Dave Smith was always going to be builder – all the men in his family worked in the construction industry – but suddenly, and in the middle of a building boom, his worked dried up. His name appeared on the ‘blacklist’ – an unofficial and illegal checklist of workers involved trade union or other activism. In the second episode of The Justice Gap Podcast, Dave Smith tells Calum McCrae that, though his blacklisting was shocking, it wasn’t unexpected. Finding out that undercover police were colluding with the illegal practice, definitely was.
‘If you’re spying on trade unionists and passing information to big businesses, then you’re not defending democracy, you’re defending capitalism,’ Dave Smith, blacklisted construction worker and secretary of the Blacklist Support Group, tells us.
He has little time for the explanation given by the lawyers acting for the Metropolitan Police in the ongoing ‘Spycops’ inquiry. ‘They’ve spied on labour MPs, anti apartheid campaigners, the Women’s liberation movement,’ he says. This isn’t spying on terrorists, this is political policing.’
For over 40 years, and unbeknown to the public, the police deployed undercover police to spy on private citizens and political groups. As Home Secretary, Theresa May, commissioned an inquiry into the so-called ‘spycops’ scandal. Dave Smith, along with last week’s guest Sukhdev Reel, is a core participant of that inquiry and delivered a powerful statement which you can read in full here.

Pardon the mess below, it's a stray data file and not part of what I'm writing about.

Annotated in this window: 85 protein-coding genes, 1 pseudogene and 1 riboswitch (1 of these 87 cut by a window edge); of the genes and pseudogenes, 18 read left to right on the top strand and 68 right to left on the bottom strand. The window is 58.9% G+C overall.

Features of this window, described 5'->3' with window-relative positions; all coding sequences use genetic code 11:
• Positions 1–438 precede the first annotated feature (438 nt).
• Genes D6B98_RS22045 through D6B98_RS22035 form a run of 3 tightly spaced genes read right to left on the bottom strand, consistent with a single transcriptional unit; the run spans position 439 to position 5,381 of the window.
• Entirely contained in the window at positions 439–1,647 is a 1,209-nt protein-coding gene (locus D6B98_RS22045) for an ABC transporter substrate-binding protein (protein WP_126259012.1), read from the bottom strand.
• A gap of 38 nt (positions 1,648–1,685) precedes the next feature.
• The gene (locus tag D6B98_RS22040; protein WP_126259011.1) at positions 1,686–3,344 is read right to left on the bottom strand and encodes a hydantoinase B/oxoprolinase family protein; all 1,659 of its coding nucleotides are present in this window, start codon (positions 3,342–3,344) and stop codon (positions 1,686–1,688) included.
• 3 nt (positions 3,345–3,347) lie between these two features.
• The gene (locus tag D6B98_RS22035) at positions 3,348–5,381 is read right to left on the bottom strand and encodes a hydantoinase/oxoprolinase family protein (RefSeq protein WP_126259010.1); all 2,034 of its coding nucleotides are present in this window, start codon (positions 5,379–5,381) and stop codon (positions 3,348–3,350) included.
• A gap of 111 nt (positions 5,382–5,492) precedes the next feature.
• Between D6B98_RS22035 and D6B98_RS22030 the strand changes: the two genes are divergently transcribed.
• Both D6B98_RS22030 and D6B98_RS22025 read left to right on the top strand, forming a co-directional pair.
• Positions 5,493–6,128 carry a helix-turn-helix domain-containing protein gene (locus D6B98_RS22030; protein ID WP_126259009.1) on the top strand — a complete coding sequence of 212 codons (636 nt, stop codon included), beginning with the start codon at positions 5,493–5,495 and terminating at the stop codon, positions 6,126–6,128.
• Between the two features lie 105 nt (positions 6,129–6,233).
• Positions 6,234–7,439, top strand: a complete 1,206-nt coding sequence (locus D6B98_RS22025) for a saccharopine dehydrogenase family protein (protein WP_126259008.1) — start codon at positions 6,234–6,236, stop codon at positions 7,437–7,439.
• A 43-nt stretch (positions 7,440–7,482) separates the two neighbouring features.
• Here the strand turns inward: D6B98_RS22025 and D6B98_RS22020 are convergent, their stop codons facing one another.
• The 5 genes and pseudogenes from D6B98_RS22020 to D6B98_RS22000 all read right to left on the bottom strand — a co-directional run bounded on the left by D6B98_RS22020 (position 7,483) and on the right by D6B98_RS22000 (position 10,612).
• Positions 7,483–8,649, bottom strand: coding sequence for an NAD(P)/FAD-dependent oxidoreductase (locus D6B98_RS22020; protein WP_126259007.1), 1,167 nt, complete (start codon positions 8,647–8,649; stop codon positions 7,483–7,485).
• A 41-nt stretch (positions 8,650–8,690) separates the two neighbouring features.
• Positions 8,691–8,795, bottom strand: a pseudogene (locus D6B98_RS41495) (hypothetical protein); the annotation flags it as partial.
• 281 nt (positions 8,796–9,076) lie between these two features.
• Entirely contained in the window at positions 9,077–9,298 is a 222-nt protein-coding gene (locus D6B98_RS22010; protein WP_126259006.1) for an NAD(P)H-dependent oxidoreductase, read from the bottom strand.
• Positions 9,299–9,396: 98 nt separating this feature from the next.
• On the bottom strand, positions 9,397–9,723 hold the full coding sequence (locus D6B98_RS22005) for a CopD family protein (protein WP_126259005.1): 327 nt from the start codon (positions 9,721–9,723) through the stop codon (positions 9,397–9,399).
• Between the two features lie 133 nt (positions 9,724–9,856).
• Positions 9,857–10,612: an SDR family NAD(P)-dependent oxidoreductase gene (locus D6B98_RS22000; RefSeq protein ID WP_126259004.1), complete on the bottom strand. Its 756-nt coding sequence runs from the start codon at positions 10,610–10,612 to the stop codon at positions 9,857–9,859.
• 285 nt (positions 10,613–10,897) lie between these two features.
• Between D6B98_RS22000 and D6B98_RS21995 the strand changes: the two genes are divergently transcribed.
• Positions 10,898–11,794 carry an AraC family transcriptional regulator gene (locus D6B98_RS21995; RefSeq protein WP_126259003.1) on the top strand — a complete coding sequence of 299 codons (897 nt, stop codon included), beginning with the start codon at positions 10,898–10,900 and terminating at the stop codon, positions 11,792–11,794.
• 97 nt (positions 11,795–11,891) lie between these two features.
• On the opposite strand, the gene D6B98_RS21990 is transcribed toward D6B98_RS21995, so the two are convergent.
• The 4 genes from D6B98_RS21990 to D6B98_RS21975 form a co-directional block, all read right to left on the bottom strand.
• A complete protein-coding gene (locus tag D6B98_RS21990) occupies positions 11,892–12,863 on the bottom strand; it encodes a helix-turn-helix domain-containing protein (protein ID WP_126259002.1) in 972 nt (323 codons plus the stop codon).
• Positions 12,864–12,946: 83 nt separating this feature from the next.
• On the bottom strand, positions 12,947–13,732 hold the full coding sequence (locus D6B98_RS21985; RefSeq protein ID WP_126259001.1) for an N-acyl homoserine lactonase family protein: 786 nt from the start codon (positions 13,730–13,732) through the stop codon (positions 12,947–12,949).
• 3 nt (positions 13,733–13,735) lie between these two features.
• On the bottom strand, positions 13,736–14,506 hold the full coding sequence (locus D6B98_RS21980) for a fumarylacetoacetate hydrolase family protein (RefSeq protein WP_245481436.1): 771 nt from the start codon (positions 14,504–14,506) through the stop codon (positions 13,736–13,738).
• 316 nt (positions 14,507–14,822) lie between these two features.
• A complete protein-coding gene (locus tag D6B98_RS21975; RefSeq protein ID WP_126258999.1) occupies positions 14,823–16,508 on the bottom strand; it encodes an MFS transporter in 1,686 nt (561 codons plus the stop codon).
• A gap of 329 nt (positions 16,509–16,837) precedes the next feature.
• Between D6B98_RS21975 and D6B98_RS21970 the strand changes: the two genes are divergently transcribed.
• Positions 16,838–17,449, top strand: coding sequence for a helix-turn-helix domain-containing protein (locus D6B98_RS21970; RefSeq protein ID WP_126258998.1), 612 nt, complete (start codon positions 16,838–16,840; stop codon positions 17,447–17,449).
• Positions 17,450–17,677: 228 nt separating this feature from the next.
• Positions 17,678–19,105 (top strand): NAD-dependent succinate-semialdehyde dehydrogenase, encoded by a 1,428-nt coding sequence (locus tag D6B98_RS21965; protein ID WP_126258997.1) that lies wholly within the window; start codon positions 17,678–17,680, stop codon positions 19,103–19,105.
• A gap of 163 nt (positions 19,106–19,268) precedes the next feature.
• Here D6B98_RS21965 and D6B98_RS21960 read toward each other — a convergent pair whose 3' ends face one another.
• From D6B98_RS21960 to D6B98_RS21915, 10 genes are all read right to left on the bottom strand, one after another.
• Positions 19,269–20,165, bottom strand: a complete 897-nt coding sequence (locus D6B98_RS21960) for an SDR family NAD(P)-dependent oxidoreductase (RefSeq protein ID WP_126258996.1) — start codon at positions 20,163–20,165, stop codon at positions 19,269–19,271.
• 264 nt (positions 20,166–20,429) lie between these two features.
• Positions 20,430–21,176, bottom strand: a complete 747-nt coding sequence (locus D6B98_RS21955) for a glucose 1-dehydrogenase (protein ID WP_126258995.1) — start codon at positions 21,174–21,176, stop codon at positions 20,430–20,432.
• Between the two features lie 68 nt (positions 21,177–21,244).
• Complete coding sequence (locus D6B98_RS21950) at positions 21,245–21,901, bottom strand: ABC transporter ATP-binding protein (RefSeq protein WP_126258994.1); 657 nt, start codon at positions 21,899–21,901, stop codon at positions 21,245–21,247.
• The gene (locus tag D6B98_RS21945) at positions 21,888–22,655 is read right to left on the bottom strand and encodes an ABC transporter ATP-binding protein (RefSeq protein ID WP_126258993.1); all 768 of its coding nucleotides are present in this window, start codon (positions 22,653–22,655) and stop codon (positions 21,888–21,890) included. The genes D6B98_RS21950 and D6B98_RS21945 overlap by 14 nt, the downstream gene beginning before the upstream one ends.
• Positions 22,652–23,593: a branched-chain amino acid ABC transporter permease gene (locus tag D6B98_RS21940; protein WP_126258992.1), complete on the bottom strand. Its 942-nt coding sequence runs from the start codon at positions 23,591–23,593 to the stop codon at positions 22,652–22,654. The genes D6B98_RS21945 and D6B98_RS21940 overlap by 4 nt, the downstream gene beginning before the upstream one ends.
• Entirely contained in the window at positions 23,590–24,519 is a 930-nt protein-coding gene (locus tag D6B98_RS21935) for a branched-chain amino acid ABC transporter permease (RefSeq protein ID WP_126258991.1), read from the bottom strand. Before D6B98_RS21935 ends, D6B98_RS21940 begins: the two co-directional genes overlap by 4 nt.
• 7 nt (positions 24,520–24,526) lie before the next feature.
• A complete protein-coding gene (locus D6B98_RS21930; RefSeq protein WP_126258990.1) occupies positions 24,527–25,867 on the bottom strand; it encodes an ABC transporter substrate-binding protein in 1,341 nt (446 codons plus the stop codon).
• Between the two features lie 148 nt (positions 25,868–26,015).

‘If the purpose of this police spying operation was genuinely to detect serious criminality or public disorder, why were none of us ever charged or prosecuted with a serious criminal offence?’
Dave Smith says of the activities of the Met’s now disbanded undercover Special Demonstration Squad’s unit: ‘If this was going on in any other country around the world, the BBC would be talking about secret political policing units spying on dissidents.’ He likens their actions to the Stasi.
The unjustified spying and blacklisting has had a profoundly damaging effect on those targeted workers and their families leading to long term unemployment, financial hardship, depression and even suicide. He has little faith in the inquiry delivering any kind of justice. Instead, he wants to ‘shake the tree and see what falls out’. ‘We know it happens, we are just trying to expose it to public scrutiny,’ he adds.
Next we talk to the radical human rights lawyer Michael Mansfield – also a core participant in the SpyCopy inquiry.
Listen to the powerful conversation above, or wherever you get your podcasts.
You can read Dave’s story on the Justice Gap here and in depth in Blacklisted: The Secret War between Big Business and Union Activists, a book he co-authored with investigative journalist Phil Chamberlain (here).